The choices boil down to on-campus, online, or a hybrid of the two. For online courses there are two delivery types: synchronous and asynchronous. The first means that lessons are delivered to students according to a predetermined schedule and you have to be available at that time or miss the lesson. Asynchronous means that lessons are not delivered to students at the same time and that you can download or access the lecture materials at times convenient for you. Many asynchronous courses have a deadline of midnight to submit course work, and that can give you more flexibility to take care of your work and domestic responsibilities.

Time availability

Assess what sort of schedule you will need to maintain while you study. If you have professional or family commitments during the day, you will need to be sure that your nights are free and available for studying. If that is the case, then you should focus on schools that offer asynchronous courses.

Your priority might be to reduce the amount of time that it takes to finish your studies. This means choosing an accelerated program, or one that allows you to transfer credits to reduce the amount of time needed to finish your studies.

Program cost

This is an important for factor most students. Online courses are typically less expensive than those on campus as they help you save money as you do not need to pay room and board fees. Online courses also allow you the opportunity to continue working and earning an income while you study.

There are also federal financial aid options and scholarships that you might be eligible for that you should explore.

Accreditation

The accreditation status of a program or school is one of the most important considerations for prospective students. Accreditation involves an extensive review of a school’s educational programs and student services and ensures that a school is operating according to standards set by the Council for Higher Education Accreditation (CHEA).

Colleges and universities may be regionally or nationally accredited, depending on the body evaluating them. Regional accreditation is generally more respected and valuable than national accreditation.

For students interested in continuing their education after earning their criminal justice associate degree by enrolling in a bachelor’s program finding a regionally accredited school could be an important consideration. Nationally accredited schools will accept credits from regionally accredited schools, but generally not the other way round. A degree from a regionally accredited institution gives more opportunities for further education than its national equivalent.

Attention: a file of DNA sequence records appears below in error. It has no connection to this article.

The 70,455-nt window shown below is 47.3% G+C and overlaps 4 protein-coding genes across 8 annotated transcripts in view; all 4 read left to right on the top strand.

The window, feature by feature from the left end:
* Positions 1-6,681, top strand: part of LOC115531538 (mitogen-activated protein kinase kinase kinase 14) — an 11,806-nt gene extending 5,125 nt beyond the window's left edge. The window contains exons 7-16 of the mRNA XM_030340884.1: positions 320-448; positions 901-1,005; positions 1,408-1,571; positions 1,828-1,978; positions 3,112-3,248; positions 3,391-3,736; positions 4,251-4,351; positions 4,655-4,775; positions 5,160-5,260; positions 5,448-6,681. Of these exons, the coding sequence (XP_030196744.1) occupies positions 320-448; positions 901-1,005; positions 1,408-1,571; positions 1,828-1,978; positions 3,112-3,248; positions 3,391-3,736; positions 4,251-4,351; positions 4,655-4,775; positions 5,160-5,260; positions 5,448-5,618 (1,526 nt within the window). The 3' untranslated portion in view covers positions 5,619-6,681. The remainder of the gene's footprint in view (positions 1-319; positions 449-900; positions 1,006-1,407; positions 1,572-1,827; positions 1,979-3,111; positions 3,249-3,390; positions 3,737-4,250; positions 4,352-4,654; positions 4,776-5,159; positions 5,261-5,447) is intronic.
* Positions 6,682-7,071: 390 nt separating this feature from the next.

A school’s accreditation status can also impact a student’s eligibility for federal financial aid, so students should ensure the school offering the program has earned national or regional accreditation. Potential employers also may not hire holders of non-accredited associate degrees.

The U.S. Department of Education does not accredit institutions, it reviews accrediting agencies to ensure that they meet federal standards. You can find a list of accredited institutions on the DOE’s website, or search for schools on CHEA’s database.

National Criminal Justice Association (NCJA)

The NCJA promotes the development of the justice system to improve public safety and reduce the effects of criminal behavior on victims, individuals and communities.

National Organization for Victim Assistance (NOVA)

Advocates for policy initiatives that protect the rights of victims of crime. It provides credentialed training to those working directly with people who have suffered from a crime. It works to ensure the highest standards of care are delivered by those working directly with crime victims.


International Association of Women Police (IAWP)

IAWP’s mission is to raise public awareness about the role of women in law enforcement and to increase the numbers of women who work in police-related activities internationally. The IAWP runs a grant program for women in criminal justice and publishes the WomenPolice magazine.